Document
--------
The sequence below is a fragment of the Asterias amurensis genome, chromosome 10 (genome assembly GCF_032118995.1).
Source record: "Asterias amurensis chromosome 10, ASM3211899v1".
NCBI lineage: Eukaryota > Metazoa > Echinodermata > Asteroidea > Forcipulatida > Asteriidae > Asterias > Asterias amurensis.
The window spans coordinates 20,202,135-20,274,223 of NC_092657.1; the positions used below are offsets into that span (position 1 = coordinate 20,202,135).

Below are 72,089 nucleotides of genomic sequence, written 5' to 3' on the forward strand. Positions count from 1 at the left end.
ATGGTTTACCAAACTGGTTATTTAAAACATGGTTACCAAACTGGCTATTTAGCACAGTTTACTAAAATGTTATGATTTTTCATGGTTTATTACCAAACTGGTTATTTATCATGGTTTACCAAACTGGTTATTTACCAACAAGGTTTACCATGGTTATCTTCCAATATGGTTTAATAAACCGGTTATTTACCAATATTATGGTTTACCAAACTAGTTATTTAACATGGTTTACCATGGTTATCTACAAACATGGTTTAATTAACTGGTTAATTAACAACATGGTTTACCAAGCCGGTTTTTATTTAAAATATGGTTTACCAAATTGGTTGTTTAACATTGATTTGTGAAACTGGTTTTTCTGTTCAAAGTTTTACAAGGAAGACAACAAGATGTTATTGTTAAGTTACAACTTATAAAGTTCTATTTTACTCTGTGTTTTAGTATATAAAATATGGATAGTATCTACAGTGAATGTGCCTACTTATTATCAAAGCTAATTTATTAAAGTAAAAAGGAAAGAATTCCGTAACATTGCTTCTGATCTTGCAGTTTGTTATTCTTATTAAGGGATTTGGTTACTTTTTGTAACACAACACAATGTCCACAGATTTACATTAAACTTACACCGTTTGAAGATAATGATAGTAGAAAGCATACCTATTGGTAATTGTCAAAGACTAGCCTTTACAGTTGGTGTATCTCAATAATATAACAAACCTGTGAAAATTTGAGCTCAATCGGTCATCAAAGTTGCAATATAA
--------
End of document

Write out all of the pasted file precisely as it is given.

The sequence below is a fragment of the Asterias amurensis genome, chromosome 10 (genome assembly GCF_032118995.1).
Source record: "Asterias amurensis chromosome 10, ASM3211899v1".
NCBI lineage: Eukaryota > Metazoa > Echinodermata > Asteroidea > Forcipulatida > Asteriidae > Asterias > Asterias amurensis.
The window spans coordinates 20,202,135-20,274,223 of NC_092657.1; the positions used below are offsets into that span (position 1 = coordinate 20,202,135).

Below are 72,089 nucleotides of genomic sequence, written 5' to 3' on the forward strand. Positions count from 1 at the left end.
ATGGTTTACCAAACTGGTTATTTAAAACATGGTTACCAAACTGGCTATTTAGCACAGTTTACTAAAATGTTATGATTTTTCATGGTTTATTACCAAACTGGTTATTTATCATGGTTTACCAAACTGGTTATTTACCAACAAGGTTTACCATGGTTATCTTCCAATATGGTTTAATAAACCGGTTATTTACCAATATTATGGTTTACCAAACTAGTTATTTAACATGGTTTACCATGGTTATCTACAAACATGGTTTAATTAACTGGTTAATTAACAACATGGTTTACCAAGCCGGTTTTTATTTAAAATATGGTTTACCAAATTGGTTGTTTAACATTGATTTGTGAAACTGGTTTTTCTGTTCAAAGTTTTACAAGGAAGACAACAAGATGTTATTGTTAAGTTACAACTTATAAAGTTCTATTTTACTCTGTGTTTTAGTATATAAAATATGGATAGTATCTACAGTGAATGTGCCTACTTATTATCAAAGCTAATTTATTAAAGTAAAAAGGAAAGAATTCCGTAACATTGCTTCTGATCTTGCAGTTTGTTATTCTTATTAAGGGATTTGGTTACTTTTTGTAACACAACACAATGTCCACAGATTTACATTAAACTTACACCGTTTGAAGATAATGATAGTAGAAAGCATACCTATTGGTAATTGTCAAAGACTAGCCTTTACAGTTGGTGTATCTCAATAATATAACAAACCTGTGAAAATTTGAGCTCAATCGGTCATCAAAGTTGCAATATAA